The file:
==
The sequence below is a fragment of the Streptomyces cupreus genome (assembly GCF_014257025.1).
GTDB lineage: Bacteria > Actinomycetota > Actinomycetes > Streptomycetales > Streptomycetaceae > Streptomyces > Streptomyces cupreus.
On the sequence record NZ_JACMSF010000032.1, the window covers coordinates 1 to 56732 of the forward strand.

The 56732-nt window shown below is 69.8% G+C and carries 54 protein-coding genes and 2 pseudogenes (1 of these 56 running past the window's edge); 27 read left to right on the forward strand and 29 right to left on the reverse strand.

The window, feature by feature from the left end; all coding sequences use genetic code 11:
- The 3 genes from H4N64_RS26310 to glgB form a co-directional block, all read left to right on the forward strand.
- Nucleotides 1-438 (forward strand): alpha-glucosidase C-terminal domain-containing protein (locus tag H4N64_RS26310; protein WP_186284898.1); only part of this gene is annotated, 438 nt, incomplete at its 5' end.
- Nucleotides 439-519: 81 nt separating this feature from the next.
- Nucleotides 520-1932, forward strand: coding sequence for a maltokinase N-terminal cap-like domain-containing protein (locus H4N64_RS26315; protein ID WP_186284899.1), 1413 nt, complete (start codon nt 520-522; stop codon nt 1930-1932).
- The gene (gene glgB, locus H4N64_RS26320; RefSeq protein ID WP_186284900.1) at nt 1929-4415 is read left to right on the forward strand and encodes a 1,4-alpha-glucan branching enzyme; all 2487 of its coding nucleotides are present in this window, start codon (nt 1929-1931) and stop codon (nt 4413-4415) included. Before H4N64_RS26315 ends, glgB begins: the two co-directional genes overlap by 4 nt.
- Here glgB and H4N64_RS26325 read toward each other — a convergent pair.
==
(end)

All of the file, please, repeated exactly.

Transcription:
The sequence below is a fragment of the Streptomyces cupreus genome (assembly GCF_014257025.1).
GTDB lineage: Bacteria > Actinomycetota > Actinomycetes > Streptomycetales > Streptomycetaceae > Streptomyces > Streptomyces cupreus.
On the sequence record NZ_JACMSF010000032.1, the window covers coordinates 1 to 56732 of the forward strand.

The 56732-nt window shown below is 69.8% G+C and carries 54 protein-coding genes and 2 pseudogenes (1 of these 56 running past the window's edge); 27 read left to right on the forward strand and 29 right to left on the reverse strand.

The window, feature by feature from the left end; all coding sequences use genetic code 11:
- The 3 genes from H4N64_RS26310 to glgB form a co-directional block, all read left to right on the forward strand.
- Nucleotides 1-438 (forward strand): alpha-glucosidase C-terminal domain-containing protein (locus tag H4N64_RS26310; protein WP_186284898.1); only part of this gene is annotated, 438 nt, incomplete at its 5' end.
- Nucleotides 439-519: 81 nt separating this feature from the next.
- Nucleotides 520-1932, forward strand: coding sequence for a maltokinase N-terminal cap-like domain-containing protein (locus H4N64_RS26315; protein ID WP_186284899.1), 1413 nt, complete (start codon nt 520-522; stop codon nt 1930-1932).
- The gene (gene glgB, locus H4N64_RS26320; RefSeq protein ID WP_186284900.1) at nt 1929-4415 is read left to right on the forward strand and encodes a 1,4-alpha-glucan branching enzyme; all 2487 of its coding nucleotides are present in this window, start codon (nt 1929-1931) and stop codon (nt 4413-4415) included. Before H4N64_RS26315 ends, glgB begins: the two co-directional genes overlap by 4 nt.
- Here glgB and H4N64_RS26325 read toward each other — a convergent pair.